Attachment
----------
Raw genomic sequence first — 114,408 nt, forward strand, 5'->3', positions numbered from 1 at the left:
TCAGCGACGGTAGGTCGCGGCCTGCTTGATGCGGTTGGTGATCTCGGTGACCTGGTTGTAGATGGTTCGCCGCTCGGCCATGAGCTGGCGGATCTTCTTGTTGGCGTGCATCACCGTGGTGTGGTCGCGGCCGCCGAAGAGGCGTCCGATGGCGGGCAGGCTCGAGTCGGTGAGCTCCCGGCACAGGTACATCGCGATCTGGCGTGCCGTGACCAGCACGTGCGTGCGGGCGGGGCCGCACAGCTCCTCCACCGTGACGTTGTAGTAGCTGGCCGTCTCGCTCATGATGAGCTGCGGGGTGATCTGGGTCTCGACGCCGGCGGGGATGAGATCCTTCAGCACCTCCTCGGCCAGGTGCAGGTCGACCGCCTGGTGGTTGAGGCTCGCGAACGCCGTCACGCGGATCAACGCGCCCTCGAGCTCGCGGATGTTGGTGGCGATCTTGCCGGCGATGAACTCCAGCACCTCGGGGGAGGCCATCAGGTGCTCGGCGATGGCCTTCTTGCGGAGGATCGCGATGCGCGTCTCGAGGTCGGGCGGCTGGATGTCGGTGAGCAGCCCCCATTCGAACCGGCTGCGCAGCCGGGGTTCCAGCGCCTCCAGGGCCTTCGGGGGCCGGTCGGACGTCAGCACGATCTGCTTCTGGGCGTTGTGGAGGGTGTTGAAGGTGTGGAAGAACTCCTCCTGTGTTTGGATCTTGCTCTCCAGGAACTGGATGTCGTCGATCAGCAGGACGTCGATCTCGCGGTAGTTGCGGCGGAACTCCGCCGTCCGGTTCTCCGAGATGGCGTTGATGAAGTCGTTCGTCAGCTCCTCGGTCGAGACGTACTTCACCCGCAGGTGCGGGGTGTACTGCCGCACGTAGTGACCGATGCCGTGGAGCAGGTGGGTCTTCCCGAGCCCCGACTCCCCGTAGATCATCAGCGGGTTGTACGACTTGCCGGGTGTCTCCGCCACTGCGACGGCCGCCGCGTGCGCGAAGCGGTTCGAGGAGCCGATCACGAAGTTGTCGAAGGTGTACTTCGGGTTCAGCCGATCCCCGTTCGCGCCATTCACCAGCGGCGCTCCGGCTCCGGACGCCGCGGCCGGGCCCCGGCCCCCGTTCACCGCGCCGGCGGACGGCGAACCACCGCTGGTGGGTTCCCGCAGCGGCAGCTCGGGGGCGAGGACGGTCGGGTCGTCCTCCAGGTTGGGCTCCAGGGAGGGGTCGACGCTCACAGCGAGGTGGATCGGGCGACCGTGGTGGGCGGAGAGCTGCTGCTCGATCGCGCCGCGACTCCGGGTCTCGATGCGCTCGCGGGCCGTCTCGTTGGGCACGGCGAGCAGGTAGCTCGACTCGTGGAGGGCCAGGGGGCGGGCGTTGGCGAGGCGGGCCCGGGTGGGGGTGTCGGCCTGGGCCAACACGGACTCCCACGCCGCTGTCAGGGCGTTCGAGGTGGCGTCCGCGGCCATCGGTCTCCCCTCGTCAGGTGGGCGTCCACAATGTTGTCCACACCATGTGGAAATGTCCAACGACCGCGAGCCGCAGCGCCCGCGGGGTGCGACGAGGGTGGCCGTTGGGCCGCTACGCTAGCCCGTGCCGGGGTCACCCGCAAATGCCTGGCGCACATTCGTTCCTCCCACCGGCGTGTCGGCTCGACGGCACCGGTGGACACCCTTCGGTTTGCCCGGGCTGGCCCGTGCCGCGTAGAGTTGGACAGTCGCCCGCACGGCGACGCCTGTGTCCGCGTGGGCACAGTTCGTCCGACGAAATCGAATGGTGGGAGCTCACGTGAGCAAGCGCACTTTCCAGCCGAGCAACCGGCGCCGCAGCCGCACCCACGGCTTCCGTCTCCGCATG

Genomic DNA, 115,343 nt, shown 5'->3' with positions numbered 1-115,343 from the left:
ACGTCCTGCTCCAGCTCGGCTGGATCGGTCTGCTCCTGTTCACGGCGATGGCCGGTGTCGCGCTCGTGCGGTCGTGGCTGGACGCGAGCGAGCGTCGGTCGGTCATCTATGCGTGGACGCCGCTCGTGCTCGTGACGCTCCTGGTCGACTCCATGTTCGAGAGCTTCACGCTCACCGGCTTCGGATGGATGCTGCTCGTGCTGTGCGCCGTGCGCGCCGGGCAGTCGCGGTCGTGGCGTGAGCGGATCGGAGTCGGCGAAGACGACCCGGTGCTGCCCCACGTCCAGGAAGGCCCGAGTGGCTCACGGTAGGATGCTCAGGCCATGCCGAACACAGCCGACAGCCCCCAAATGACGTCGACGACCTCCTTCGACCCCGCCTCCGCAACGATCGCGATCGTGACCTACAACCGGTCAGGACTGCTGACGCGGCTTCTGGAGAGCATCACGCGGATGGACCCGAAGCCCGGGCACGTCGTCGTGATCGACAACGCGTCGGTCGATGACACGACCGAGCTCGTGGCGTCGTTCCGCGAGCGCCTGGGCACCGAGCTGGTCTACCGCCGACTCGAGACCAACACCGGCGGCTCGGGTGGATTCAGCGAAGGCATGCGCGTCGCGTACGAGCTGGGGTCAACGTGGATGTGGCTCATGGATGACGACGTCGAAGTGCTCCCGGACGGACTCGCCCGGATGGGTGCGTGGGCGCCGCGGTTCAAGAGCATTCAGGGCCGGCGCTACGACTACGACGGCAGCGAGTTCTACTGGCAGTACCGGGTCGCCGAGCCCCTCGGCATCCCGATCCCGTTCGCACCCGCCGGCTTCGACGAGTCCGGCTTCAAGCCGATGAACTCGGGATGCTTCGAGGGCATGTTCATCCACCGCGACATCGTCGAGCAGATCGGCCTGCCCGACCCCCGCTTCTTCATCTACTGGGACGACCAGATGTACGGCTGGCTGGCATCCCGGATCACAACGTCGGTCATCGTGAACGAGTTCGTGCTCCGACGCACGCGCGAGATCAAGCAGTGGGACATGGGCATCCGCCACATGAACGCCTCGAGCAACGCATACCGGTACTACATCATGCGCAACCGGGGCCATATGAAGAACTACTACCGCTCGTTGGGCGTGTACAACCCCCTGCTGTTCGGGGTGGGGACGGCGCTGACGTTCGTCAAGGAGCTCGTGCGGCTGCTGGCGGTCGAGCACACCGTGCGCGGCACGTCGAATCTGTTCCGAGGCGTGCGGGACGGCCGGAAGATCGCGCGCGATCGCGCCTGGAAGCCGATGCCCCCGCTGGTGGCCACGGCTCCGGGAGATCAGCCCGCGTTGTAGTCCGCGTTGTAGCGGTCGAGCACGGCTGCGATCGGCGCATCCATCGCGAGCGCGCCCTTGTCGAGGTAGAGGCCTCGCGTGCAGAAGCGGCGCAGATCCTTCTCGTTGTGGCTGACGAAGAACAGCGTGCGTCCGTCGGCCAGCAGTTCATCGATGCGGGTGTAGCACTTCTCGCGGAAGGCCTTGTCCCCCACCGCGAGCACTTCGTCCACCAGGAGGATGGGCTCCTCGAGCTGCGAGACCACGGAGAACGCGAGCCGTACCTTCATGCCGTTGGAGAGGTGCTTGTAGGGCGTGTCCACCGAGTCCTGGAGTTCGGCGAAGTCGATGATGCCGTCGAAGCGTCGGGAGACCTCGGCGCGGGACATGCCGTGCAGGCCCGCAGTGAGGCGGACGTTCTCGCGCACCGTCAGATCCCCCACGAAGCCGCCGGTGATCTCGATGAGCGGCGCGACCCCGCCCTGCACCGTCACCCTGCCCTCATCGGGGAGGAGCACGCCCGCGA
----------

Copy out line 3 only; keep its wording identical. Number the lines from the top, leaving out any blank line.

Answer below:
Genomic DNA, 115,343 nt, shown 5'->3' with positions numbered 1-115,343 from the left: